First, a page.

[Edu-sig] Re: How do we tell truths that might hurt

Jason Cunliffe jason.cunliffe at verizon.net
Sat Apr 24 11:19:54 EDT 2004

> I agree with Anna.
> Common tedious tasks that people regularly do are:
> * Matching "similar" names in two different lists (say 200 names in each
> * Finding the difference of two lists of names, the intersection.
> * Making tables out of lists (changing the structure of a data set)
> * Generating repetitive texts, or graphics, with little variations.
> Knowing a little programming could help them.

hmm... yes damn right.
Let's add to the list above some examples of those in current large everyday

-- Google
-- Proteomics
-- Shopping and Bank accounts
-- Communications and Internet
-- Geographic Information Systems
-- etc

The key skill to impart and develop is surely *thinking* clearly and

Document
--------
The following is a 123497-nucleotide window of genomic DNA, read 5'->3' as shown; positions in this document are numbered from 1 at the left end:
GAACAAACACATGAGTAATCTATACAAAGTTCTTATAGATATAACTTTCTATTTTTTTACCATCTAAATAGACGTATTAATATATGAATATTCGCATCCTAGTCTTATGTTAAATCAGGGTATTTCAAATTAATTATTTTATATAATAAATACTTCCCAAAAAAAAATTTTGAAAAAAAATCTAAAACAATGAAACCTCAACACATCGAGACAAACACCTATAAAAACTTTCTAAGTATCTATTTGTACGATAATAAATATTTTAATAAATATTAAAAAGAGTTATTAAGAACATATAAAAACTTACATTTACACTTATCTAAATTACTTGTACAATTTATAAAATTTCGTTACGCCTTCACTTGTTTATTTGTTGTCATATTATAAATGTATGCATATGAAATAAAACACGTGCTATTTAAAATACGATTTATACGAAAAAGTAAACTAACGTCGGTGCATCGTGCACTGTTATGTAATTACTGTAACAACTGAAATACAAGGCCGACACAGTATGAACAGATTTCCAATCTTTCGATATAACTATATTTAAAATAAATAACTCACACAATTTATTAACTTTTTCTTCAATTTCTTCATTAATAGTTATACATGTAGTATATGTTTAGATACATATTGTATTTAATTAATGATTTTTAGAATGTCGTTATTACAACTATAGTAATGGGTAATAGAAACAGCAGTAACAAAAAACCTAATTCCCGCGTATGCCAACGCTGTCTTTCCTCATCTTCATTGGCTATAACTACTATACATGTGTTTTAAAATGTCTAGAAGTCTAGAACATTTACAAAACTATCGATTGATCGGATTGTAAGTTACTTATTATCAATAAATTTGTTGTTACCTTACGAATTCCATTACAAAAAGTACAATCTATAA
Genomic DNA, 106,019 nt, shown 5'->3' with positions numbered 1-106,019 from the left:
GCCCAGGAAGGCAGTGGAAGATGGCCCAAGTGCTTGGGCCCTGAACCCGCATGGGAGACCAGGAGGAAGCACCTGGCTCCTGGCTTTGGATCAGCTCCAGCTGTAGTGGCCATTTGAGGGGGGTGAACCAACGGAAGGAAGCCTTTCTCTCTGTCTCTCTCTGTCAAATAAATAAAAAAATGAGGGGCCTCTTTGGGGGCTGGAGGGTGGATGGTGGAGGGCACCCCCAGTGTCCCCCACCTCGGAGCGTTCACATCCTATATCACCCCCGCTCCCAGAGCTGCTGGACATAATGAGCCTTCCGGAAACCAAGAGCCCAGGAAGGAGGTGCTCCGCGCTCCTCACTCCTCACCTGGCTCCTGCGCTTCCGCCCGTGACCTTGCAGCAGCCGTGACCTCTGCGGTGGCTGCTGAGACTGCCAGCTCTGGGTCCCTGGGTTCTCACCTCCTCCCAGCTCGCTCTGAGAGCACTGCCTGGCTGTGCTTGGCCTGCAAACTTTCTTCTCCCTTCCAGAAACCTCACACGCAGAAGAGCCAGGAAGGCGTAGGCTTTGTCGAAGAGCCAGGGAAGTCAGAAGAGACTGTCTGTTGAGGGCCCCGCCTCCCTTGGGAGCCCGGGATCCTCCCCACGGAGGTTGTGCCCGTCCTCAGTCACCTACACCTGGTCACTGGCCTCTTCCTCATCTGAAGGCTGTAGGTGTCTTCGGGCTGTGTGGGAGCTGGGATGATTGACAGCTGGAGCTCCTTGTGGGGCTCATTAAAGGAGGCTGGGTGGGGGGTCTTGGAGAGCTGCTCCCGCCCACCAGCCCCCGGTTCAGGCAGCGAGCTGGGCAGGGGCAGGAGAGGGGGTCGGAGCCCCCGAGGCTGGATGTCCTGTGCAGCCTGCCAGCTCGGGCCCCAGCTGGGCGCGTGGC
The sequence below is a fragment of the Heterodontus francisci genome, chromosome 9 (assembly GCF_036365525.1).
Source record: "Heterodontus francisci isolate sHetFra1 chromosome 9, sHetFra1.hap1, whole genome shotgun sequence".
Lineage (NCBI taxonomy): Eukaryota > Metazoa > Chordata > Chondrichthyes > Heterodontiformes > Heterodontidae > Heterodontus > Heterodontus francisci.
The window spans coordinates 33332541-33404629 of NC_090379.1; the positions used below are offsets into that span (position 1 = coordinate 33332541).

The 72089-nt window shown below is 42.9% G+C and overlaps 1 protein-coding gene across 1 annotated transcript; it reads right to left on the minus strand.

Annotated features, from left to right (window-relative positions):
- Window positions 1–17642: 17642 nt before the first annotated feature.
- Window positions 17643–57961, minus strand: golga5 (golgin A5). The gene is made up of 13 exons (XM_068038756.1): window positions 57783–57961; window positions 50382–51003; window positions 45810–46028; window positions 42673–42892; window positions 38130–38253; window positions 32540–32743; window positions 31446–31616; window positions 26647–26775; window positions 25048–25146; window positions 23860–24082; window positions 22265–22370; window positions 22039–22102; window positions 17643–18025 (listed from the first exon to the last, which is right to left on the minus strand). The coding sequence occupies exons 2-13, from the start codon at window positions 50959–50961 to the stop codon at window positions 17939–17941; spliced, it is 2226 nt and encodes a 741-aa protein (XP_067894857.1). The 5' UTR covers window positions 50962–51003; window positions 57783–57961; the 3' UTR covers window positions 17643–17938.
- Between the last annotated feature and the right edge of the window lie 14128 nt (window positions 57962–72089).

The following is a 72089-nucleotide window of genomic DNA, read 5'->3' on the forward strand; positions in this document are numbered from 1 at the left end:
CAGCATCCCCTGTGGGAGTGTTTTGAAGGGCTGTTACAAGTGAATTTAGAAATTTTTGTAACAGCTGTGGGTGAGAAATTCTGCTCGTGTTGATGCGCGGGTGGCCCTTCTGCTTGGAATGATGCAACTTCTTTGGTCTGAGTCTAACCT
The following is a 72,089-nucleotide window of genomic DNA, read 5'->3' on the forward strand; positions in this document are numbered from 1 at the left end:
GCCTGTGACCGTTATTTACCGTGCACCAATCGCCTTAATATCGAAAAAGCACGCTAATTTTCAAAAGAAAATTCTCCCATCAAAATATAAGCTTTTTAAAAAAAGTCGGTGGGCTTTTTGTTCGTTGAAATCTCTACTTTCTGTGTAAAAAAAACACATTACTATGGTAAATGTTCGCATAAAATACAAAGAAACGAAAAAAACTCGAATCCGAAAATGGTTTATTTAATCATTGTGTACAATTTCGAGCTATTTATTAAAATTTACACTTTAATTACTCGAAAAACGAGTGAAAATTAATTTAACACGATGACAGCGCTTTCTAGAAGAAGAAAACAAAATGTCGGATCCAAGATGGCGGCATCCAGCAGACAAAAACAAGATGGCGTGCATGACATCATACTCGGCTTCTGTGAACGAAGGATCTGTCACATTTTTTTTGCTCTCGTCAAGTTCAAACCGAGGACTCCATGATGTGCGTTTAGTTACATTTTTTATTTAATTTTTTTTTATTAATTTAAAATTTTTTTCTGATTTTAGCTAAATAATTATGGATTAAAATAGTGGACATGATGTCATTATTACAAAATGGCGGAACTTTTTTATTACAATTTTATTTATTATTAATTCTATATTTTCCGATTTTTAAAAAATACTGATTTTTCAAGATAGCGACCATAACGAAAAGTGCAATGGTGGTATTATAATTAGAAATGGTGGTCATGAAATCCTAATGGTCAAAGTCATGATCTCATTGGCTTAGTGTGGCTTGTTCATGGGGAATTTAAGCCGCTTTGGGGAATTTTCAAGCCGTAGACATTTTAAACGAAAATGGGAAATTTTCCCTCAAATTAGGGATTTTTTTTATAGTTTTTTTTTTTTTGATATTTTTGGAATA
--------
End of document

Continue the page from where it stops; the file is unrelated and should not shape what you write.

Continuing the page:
learning how to express that clear thinking in the appropriate language,
which include speech, prose, computer programming and also Mathematics.

I wish I'd been taught Math better along with the rich opportunities
programming provide now.
But more than the math, I really wish we'd had a range of classes in
*thinking*, play, experimentation, analysis, synthesis, algorithmic [logical
process] expression, etc. You cam call it what you want, but the issues are
the same and programming applies at many levels. The modeling process of
thinking and thus learning about processes is common to so much of life.
Computer programming is a wonderful tool to develop these essential core
intellectual skills.
It's also a path to developing proficiency in programming itself which
provides a delirious rich laboratory for mathematics.

-- Jason

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